From the Glowing Evidence series, which began in 1998, La Table Servie is a loose historical re-enactment of one of the first fixed photographs, an 1826 work of the same title by Nicéphore Niépce. Borrowing a fluorescent tracer dye technique used in safety training for farm workers who apply pesticides, this photographic visualization charts the migration of invisible ubiquitous industrial chemicals into the food on our dinner table and into the products we use as practitioners of photography (traditional and digital). The series is a cautionary tale about the cost of these chemicals to our health and environment and the hungry industries that drive their use.

071557 and 092654 from Water Cascade -- David Gibson
Gibson H. Gibson on Water Cascade:
Watching a waterfall is a meditation. The elemental nature of water over rocks defined by light is mesmerizing. Several years ago I began a series of exposures to look at patterns formed in a moment. It was surprising to see the variety in these images. This discovery took me to the studio to look at water and light movements under controlled conditions. "Ephemeral Moments" developed from those studies. The current series is back in the land and full of the surprises of the unexpected.

Untitled #13, 2008 -- Ted Kuykendall
Ted Kuykendall (1953 - 2009) Untitled #13, 2008 was one of the final images created by Kuykendall, a unique image created while participating in the Roswell Artist-in-Residence Program.

"Authenticity, like artistic talent, is something innate; it can't be acquired intentionally. Authenticity and originality together is such a rare pairing that most of us almost never encounter it. Ted Kuykendall was perhaps the most authentic and original visual artist I have ever known. His work affects the receptive viewer viscerally and unmediated. The effect is powerful, if not always welcome, because Kuykendall produced work that stabs at the emotions while leaving the question of intention unanswered. His images are daring, palpably disturbing and occasionally baffling but never accommodating or predictable. This photographic work is also as unpretentious and unglamorous as was its maker."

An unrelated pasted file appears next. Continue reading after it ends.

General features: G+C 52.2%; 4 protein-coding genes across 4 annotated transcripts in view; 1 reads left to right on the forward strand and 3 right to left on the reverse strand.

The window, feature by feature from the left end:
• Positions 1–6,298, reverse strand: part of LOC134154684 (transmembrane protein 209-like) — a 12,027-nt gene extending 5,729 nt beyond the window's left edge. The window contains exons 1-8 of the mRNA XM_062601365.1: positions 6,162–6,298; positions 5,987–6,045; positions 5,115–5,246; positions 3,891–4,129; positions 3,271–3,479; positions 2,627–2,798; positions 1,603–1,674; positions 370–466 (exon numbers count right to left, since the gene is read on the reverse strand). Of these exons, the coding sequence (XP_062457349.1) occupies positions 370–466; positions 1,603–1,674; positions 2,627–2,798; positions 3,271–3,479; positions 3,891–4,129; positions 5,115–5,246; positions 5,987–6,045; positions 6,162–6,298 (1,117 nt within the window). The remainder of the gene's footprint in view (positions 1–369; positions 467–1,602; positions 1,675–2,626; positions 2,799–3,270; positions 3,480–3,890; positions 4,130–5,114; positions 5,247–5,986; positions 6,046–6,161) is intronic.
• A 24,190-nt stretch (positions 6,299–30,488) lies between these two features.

Stephen Fleming, Director
Roswell Artist-in-Residence Program
October 7, 2009

Code I -- Chaco Terada
Chaco Terada on Code I:
This series is related to the works named "gate." The title "code" is another expression of the "soul of calligraphy."

This title "code" is the code to open a gate to enter a new world or an experience in our lives. This idea came from my own experience when I stood on the land of a foreign country far from Japan for the first time.

Nobody gave me a key to open the door. It took time for me to realize that the key was in me. That was not just a key but a code. Moreover, nobody could help me decode it. I was only one who had ability to break the code.

Calligraphy of the Soul V and Calligraphy of the Soul III -- Chaco Terada
Chaco Terada on Calligraphy of the Soul:
My art works in the past were composed by Japanese calligraphic lines. These brush strokes were produced by the energy in the moment -- when a word inspired by one of my photographs became a feeling in my mind.

My approach is slightly different in the new pieces.
The lines drawn are driven by the energy of emotion. This happens just before the impression from my photographs becomes a word in my mind.
I let my heart and body draw lines as they want without words. Words were the basis of my work in the past. To me, energy has more power and deeper meaning. At this time, I enjoy the unlimited tune my new lines play.

Sunburnded GSP#386(Pacific Ocean), 2009 -- Chris McCaw
Chris McCaw on Sunburned GSP#386(Pacific Ocean), 2009:
The simplicity of the ocean's straight horizon paired with the burned path of the sun is one of my favorite areas to work with. It seems like it would get redundant quickly but when you look at each work, they are all very different. With this piece, I wanted to do an extended burn and break it up between 2 negatives. Playing with the abstraction of this simplified landscape, I purposefully placed just a taste of a cliff on the far right. This little bit of landscape information grounds the piece as a landscape, but looking over the rest of the image it can become complete abstraction. This tension sums up some of the magic of the Sunburn series. The images can at times be completely abstract with no reference to photography. But in reality, these images are photographically based in landscape and made by a collaboration between myself, a simple machine, and the natural world.

If you have any questions you are welcome to contact me by email or at 505-988-5159 x121
---Anne Kelly, Associate Director, photo-eye Gallery